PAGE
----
Sony, August 4
Anime Avenger Antics.
If later this year is too long to wait until the next series of Agents of S.H.I.E.L.D and next May seems like ages away for Avengers: Age of Ultron (especially after the teasers at San Diego last weekend), then have no fear: new animated release Avengers Confidential should fill the gap nicely, although it focuses on a pairing you might not expect.
Beginning with a raid on an arms-dealer’s operation by Punisher Frank Castle – which, much like him, doesn’t pulls its punches – we soon find out that this is only the tip of the iceberg. Enter Black Widow (played in the movies by Scarlett Johansson, but here looking facially more like Heather Graham and ably voiced by Dexter’s Jennifer Carpenter), who tells the blundering vigilante that S.H.I.E.L.D has been monitoring the situation in the hopes that they’d uncover a bigger scheme. Unable to see past this one mission, Castle refuses to hand over the dealer and instead he and Widow proceed to slug it out… while said dealer escapes.
Castle is taken into custody – it turns out he and Nick Fury (John Eric Bentley doing a pretty decent Samuel L. Jackson impression) have, surprise, surprise, a history – but then grudgingly agrees to work with the organisation. The aim? To take down Leviathan, a terrorist group who’ve had a hand in all things evil since the dawn of time apparently.
It’s the start of an odd pairing that, while on the face of things shouldn’t work, actually does because of the similarities in their characters. Both loners, both with blood on their hands, both bloody-minded. But as they get deeper into Leviathan’s heart, there’s a nasty shock in store for Widow and a threat that means the other Avengers have to be called in for a slam bang finale. Will they manage to defeat such a foe? You’ll have to watch to find out.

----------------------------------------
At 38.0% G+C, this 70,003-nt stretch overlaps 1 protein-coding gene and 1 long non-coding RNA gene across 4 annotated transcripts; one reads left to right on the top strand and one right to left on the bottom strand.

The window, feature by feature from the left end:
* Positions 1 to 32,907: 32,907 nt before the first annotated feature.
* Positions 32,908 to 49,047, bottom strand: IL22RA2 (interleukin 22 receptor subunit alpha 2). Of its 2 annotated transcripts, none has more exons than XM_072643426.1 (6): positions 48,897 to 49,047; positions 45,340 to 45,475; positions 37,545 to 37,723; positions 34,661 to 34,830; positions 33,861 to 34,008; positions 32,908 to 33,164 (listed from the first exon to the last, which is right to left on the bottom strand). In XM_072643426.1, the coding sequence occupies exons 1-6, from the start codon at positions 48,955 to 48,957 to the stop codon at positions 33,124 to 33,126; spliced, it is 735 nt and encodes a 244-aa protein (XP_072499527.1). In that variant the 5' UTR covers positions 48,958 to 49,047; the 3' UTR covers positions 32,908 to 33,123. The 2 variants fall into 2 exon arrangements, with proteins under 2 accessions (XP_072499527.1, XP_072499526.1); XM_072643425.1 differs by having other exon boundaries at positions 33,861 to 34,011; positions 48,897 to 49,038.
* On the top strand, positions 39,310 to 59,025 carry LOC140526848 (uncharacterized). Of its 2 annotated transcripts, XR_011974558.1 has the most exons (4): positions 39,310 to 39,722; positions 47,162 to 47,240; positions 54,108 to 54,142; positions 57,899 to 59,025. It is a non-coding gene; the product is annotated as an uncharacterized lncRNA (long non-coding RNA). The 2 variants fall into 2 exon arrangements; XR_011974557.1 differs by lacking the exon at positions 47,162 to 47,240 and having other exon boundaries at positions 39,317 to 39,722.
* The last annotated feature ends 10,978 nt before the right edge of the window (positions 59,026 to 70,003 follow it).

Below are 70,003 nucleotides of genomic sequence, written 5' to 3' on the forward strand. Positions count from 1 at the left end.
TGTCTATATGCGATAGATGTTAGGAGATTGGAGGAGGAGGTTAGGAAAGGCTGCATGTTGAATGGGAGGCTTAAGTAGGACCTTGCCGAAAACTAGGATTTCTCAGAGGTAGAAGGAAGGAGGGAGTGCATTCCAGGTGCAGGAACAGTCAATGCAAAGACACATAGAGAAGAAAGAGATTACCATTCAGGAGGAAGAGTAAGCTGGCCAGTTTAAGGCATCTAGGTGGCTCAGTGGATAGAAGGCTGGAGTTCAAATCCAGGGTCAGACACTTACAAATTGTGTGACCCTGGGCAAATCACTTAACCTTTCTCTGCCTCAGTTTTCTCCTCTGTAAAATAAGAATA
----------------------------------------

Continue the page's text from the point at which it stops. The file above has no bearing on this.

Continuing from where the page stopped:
I’m a big fan of the anime style – I was one of the original champions of movies like Akira over on these shores – and as such I for one welcome Marvel adaptations like these. The fight scenes, though obviously stylised, are well handled and the overall designs are traditional yet fresh; I particularly liked this take on Thor. As can be expected, some of the emotional stuff is a little heavy-handed, and the story does massively riff on Captain America (Leviathan soldiers even dress a bit like Hydra’s troops), Avengers Assemble and The Winter Soldier, but all in all it’s a decent watch – and a chance for two characters who don’t very often get centre stage to shine. But that’s also its main problem, because the title and cover especially makes it look like it might be more of an ensemble affair – whereas actually the rest of the Avengers don’t really enter into the equation until very late in the day. But as long as you go into this with your eyes open…
The DVD also contains a couple of 10 minute featurettes, tackling the origins of the characters and the production of the film by Madhouse studios.
Confidentially speaking… 7/10